MS affects millions of people worldwide, and it often produces symptoms that are hard to differentiate from other things. MS has a wide range of symptoms, but not everybody will experience all of them. Some of the more common MS symptoms include: blurred vision, weakness or numbness in the arms or legs, pain, and difficulty swallowing. MS symptoms may come and go and vary over time with your age. But the one consistent thing about MS is that no matter what form it takes, it leads to painful loss of movement.
MS can lead to a whole host of different chronic conditions, including but not limited to depression and fatigue. One of the best ways to distinguish between the various types of MS is to carefully watch your body's response to fatigue. If you start to feel fatigued or depressed when you are not experiencing MS symptoms, you should see a doctor right away. The same is true for those who suddenly start to feel weak and run down when they are engaged in strenuous activity.
MS often produces symptoms that are mistaken for other things. For instance, stress can be a trigger for fatigue. Therefore, it is often used to screen for this MS symptom. Many doctors ask patients if they have had any recent stress and then test their fatigue levels. If they do report an increase in fatigue when placed under stressful conditions, then that is a good sign that MS might be the cause. This is why MS fatigue is frequently used as one of the MS symptoms in MS diagnostic tests.
Another common MS symptom that is frequently misdiagnosed is pain, especially in the upper back and hips. This pain is often mistaken for sciatica caused by pulled muscles, which is another common MS symptom. However, the pain produced by multiple sclerosis may actually be caused by a lack of oxygen to the brain. So if your symptoms are that of worsening motor function, or pain that worsens when you stand or sit, then you could very well be experiencing a relapse of your MS.
MS typically produces symptoms of weakness, fatigue, and decreased mobility. MS relapses are characterized by a return to previous stages of MS activity. MS relapses can result from a variety of different underlying conditions, including but not limited to: stroke, systemic illness, traumatic brain injury, multiple sclerosis (MS) itself, and demyelination. A neurological disorder such as a stroke can lead to the development of permanent damage to the central nervous system, known as demyelination; thus if this is the case for your MS symptoms, it is wise to have yourself examined by an expert to determine the cause of your stroke.
MS attacks can produce waves of specific symptoms such as: muscle spasms, weakness, tremor, and/or attacks of breathlessness. Although these attacks vary in intensity and in frequency, they can be felt all the time in your limbs and body, sometimes even in your facial skin and extremities (such as fingers and toes). MS symptoms may also be felt in the eye area, neck, face, extremities, chest, back, jaw, shoulders, and neck. This last symptom is what is called "paroxysmal". MS paroxysmal attacks are usually strongest within fifteen minutes and tend to dissipate after thirty minutes.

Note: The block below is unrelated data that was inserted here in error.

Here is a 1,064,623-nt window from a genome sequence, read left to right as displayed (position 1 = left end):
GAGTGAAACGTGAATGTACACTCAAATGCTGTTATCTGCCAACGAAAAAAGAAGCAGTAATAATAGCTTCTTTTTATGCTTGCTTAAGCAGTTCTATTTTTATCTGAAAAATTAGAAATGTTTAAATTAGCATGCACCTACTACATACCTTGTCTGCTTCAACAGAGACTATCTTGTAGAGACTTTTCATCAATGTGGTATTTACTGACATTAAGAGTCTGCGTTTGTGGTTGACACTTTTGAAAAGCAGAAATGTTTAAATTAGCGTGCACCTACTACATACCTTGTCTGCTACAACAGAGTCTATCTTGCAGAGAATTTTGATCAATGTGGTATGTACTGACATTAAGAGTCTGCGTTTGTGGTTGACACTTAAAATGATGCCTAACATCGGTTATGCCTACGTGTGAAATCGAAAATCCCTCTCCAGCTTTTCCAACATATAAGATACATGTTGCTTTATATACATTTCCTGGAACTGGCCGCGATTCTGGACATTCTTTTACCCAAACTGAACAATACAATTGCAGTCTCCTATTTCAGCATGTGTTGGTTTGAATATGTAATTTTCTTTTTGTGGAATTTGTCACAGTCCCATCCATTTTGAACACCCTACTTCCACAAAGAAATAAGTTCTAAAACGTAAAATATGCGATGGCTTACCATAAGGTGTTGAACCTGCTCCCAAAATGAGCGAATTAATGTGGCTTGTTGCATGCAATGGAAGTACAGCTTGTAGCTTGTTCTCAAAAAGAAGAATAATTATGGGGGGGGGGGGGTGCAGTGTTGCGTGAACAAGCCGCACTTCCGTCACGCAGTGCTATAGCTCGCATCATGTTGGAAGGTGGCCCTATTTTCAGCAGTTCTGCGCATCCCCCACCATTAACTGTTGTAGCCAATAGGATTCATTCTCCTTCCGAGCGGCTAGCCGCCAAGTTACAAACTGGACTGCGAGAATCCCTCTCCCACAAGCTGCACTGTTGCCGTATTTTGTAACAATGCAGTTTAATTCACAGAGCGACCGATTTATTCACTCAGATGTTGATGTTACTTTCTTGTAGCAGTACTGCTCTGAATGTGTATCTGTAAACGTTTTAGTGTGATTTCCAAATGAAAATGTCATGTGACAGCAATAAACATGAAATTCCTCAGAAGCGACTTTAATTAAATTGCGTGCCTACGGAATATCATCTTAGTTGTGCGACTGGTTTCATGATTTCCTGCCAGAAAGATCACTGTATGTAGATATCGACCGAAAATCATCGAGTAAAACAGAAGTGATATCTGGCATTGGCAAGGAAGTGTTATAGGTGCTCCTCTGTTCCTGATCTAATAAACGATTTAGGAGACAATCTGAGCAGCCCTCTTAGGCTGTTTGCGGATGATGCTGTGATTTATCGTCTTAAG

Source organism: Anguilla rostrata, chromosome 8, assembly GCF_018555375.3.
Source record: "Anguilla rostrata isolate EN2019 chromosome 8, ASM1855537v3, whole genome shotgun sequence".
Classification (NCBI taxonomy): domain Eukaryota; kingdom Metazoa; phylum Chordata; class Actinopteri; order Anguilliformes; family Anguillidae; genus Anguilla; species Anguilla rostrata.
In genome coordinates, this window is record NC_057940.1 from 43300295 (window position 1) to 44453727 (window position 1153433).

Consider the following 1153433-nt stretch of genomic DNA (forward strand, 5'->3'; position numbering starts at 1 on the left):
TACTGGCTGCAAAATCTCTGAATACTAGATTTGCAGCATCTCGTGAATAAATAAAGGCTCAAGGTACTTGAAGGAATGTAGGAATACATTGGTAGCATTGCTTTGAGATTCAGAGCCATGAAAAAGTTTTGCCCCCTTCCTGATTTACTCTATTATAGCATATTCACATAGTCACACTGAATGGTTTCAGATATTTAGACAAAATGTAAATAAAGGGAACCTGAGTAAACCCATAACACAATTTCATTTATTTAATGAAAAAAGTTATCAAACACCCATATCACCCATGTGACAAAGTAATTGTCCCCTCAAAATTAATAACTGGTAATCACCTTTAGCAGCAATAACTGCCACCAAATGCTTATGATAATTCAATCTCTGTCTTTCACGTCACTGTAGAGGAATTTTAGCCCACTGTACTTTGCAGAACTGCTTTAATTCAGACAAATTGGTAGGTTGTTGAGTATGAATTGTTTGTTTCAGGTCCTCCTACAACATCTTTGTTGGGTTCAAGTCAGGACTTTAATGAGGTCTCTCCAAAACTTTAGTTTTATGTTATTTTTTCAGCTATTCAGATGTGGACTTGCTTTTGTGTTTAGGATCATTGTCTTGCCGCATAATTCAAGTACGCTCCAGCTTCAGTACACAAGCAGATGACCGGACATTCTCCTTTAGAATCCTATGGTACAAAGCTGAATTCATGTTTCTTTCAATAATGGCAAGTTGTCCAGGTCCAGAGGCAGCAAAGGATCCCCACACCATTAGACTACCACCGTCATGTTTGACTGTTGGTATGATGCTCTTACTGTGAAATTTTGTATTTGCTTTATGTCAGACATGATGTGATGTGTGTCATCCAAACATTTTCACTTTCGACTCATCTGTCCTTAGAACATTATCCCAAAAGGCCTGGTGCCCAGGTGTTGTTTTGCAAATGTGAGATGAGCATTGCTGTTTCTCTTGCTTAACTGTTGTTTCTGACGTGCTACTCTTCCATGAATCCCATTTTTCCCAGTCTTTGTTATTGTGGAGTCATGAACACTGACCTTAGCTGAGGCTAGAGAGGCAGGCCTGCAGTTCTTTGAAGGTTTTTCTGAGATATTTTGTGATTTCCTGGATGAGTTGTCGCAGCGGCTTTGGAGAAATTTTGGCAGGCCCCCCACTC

MS patients who have had strokes are particularly at risk of developing MS because the risk factors are so close. MS is more prevalent in people with hypertension and diabetes, and people who smoke, drink alcohol, and have a family history of MS are particularly vulnerable. MS is also more prevalent in people with lower muscle mass. However, MS symptoms may develop and worsen without prior warning in some people; especially those who sleep well and do not lift weights, engage in vigorous exercise, or do not engage in strenuous hobbies. Stress, depression, and emotional trauma can also lead to worsening of MS.
There is no cure for MS. But there are ways to manage the effects of this disease and improve the quality of life of people affected by it. There are multiple sclerosis medications available, and MS patients should follow their doctors' instructions in using them, including how often to apply them and the times when they should be avoided. There are also a variety of therapies, such as biofeedback and various exercise regimes, which may help many MS patients cope with their MS symptoms. MS symptoms continue to deteriorate as the disease progresses, but there have been tremendous improvements in the way it is managed over the past several years. MS is still a long-term disease, but there have been remarkable strides in the management of MS symptoms in recent years.
Oren Zarif - Psychokinesis